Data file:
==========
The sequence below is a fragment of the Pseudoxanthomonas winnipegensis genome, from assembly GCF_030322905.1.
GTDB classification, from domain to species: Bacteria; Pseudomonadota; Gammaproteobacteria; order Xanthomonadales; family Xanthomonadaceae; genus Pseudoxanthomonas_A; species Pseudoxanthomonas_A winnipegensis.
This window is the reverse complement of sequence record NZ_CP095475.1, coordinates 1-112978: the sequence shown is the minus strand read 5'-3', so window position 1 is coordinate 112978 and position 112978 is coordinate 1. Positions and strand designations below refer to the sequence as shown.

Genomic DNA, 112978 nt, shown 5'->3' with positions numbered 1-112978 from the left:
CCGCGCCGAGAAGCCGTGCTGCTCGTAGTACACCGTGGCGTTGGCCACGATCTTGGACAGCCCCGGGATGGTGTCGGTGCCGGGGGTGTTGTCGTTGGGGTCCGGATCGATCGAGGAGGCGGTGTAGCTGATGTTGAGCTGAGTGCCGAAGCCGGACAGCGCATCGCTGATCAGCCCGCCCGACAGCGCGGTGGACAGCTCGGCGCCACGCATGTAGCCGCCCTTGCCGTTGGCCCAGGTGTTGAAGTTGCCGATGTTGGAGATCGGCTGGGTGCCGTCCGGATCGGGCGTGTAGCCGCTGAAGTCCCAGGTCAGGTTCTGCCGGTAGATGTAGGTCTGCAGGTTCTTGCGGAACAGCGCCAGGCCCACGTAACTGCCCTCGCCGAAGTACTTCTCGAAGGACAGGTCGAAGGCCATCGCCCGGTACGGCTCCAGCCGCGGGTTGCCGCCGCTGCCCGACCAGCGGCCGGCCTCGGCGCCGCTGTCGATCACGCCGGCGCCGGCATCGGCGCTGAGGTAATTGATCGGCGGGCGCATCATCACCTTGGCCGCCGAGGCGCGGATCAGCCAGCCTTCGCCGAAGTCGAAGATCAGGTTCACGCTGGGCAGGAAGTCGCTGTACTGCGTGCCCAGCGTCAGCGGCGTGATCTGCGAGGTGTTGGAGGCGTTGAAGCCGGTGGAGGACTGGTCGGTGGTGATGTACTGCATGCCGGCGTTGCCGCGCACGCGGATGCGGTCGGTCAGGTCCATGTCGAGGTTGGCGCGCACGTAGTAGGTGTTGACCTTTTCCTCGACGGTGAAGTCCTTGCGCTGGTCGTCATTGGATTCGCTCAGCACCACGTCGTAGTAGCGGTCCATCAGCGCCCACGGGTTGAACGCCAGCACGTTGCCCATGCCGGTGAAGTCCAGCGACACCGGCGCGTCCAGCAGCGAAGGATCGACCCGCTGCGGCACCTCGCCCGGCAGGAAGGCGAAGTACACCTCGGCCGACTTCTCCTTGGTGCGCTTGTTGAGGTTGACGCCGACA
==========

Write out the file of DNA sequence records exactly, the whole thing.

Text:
The sequence below is a fragment of the Pseudoxanthomonas winnipegensis genome, from assembly GCF_030322905.1.
GTDB classification, from domain to species: Bacteria; Pseudomonadota; Gammaproteobacteria; order Xanthomonadales; family Xanthomonadaceae; genus Pseudoxanthomonas_A; species Pseudoxanthomonas_A winnipegensis.
This window is the reverse complement of sequence record NZ_CP095475.1, coordinates 1-112978: the sequence shown is the minus strand read 5'-3', so window position 1 is coordinate 112978 and position 112978 is coordinate 1. Positions and strand designations below refer to the sequence as shown.

Genomic DNA, 112978 nt, shown 5'->3' with positions numbered 1-112978 from the left:
CCGCGCCGAGAAGCCGTGCTGCTCGTAGTACACCGTGGCGTTGGCCACGATCTTGGACAGCCCCGGGATGGTGTCGGTGCCGGGGGTGTTGTCGTTGGGGTCCGGATCGATCGAGGAGGCGGTGTAGCTGATGTTGAGCTGAGTGCCGAAGCCGGACAGCGCATCGCTGATCAGCCCGCCCGACAGCGCGGTGGACAGCTCGGCGCCACGCATGTAGCCGCCCTTGCCGTTGGCCCAGGTGTTGAAGTTGCCGATGTTGGAGATCGGCTGGGTGCCGTCCGGATCGGGCGTGTAGCCGCTGAAGTCCCAGGTCAGGTTCTGCCGGTAGATGTAGGTCTGCAGGTTCTTGCGGAACAGCGCCAGGCCCACGTAACTGCCCTCGCCGAAGTACTTCTCGAAGGACAGGTCGAAGGCCATCGCCCGGTACGGCTCCAGCCGCGGGTTGCCGCCGCTGCCCGACCAGCGGCCGGCCTCGGCGCCGCTGTCGATCACGCCGGCGCCGGCATCGGCGCTGAGGTAATTGATCGGCGGGCGCATCATCACCTTGGCCGCCGAGGCGCGGATCAGCCAGCCTTCGCCGAAGTCGAAGATCAGGTTCACGCTGGGCAGGAAGTCGCTGTACTGCGTGCCCAGCGTCAGCGGCGTGATCTGCGAGGTGTTGGAGGCGTTGAAGCCGGTGGAGGACTGGTCGGTGGTGATGTACTGCATGCCGGCGTTGCCGCGCACGCGGATGCGGTCGGTCAGGTCCATGTCGAGGTTGGCGCGCACGTAGTAGGTGTTGACCTTTTCCTCGACGGTGAAGTCCTTGCGCTGGTCGTCATTGGATTCGCTCAGCACCACGTCGTAGTAGCGGTCCATCAGCGCCCACGGGTTGAACGCCAGCACGTTGCCCATGCCGGTGAAGTCCAGCGACACCGGCGCGTCCAGCAGCGAAGGATCGACCCGCTGCGGCACCTCGCCCGGCAGGAAGGCGAAGTACACCTCGGCCGACTTCTCCTTGGTGCGCTTGTTGAGGTTGACGCCGACA